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History of QSA

East London is a unique, diverse and ever-changing part of the world.  As an area it has changed beyond all recognition since the Bedford Institute Association (our original name) was established in 1867.  

Archive imageVictorian Philanthropy

In the nineteenth century, the East End was an industrial and shipping centre populated by tight-knit working-class communities, often living in appalling cramped conditions.  The early Bedford Institute Association was formed from three Quaker organisations with four aims: Education, Religious Effort, Moral Training, and Relief of the sick and destitute.  

Archive imageSlum projects and Seaside trips

As the BIA entered the 20th century, its eight branches across east and South London applied themselves to the nurturing of healthy citizens. They became places of refuge from the overcrowding and slums of East End streets, offering activities, summer camps, and outings for unemployed men and for women with children.   

Archive imageWar and the Welfare State

The docklands and the area around them were important not just for London, but for imperial Britain. Consequently, they suffered heavy bombing during the Second World War, with hundreds of thousands of homes destroyed and old communities scattered by social housing. The new post-war flats, new jobs, and new social legislation gave East Enders an improved standard of living based on rights rather than charity. In this new welfare society, much of the previous philanthropic work of the BIA seemed outdated.

New Problems

In the 1970s and 1980s, economic crises combined with changes to welfare policy to create a new, spiralling rise in social deprivation and poverty. In the late 1980s the BIA began to grow rapidly once again in response to these problems. To reflect a more modern image and purpose, the BIA was renamed as Quaker Social Action and incorporated as a limited company (as well as a charity) in 1998.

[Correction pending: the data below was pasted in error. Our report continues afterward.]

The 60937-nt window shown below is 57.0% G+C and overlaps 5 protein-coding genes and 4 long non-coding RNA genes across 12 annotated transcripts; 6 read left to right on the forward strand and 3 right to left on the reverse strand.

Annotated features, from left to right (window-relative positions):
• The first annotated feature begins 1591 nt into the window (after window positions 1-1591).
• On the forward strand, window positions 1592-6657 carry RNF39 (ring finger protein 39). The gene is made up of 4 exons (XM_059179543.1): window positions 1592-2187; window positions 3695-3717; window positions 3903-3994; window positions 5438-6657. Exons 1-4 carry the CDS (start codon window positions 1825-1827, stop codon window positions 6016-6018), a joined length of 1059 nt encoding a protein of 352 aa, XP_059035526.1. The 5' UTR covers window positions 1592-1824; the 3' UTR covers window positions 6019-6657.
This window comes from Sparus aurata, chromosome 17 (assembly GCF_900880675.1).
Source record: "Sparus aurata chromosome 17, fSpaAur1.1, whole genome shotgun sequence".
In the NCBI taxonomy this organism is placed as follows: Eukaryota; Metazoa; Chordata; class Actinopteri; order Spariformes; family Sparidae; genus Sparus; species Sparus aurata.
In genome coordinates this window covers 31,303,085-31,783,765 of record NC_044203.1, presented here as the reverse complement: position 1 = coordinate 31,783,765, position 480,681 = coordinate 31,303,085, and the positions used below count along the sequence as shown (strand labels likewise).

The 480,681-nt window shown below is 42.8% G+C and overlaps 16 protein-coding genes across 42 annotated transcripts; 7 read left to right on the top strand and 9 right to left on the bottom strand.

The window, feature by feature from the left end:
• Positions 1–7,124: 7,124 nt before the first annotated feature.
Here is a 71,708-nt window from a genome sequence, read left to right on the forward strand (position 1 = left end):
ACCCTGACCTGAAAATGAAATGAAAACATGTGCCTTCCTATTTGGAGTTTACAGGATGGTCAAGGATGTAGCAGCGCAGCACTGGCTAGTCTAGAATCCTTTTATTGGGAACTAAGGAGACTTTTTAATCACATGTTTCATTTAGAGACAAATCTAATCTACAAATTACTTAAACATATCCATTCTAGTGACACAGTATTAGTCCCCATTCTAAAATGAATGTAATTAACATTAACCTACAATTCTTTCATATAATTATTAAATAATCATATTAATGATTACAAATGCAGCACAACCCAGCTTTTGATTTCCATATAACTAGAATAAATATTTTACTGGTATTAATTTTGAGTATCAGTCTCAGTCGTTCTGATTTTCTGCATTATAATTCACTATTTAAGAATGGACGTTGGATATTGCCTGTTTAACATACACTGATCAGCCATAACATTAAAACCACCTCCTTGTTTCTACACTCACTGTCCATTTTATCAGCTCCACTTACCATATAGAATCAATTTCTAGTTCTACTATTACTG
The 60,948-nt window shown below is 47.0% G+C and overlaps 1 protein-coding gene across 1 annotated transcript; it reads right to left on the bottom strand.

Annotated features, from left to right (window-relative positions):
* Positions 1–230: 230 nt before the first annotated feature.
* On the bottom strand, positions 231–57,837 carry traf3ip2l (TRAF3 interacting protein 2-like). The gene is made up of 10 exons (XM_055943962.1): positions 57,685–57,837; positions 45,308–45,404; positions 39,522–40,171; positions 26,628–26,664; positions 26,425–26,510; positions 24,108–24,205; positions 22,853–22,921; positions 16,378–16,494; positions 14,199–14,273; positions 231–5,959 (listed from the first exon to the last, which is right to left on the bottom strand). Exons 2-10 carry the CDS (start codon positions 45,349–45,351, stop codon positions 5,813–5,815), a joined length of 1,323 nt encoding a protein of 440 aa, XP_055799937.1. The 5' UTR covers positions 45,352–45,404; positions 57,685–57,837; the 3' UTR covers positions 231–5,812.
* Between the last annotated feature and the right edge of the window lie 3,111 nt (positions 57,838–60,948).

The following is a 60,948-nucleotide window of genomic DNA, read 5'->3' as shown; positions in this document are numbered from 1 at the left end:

Archive imageImmigration and Change

The area has traditionally been a home for waves of migration: Jewish, Irish, and most recently, Bangladeshi. Now, 49% of Tower Hamlets residents are from minority ethnic groups, with a third of all residents of Bangladeshi origin. The presence of so many different groups makes east London an exciting and lively place to live; but it can also stir conflict.

Archive imageToday's East End

145 years on, east London today is still labelled as a 'deprived' community. With high rates of unemployment, escalating debt and the enduring presence of homelessness, it is perhaps not surprising that four in ten children in Tower Hamlets are living in poverty. That's why QSA still exists. We work with individuals, families, children and young people, empowering them to find solutions to the issues affecting their lives. As east London changes and develops so will we, reflecting the differing needs of the community in which we are proud to work.

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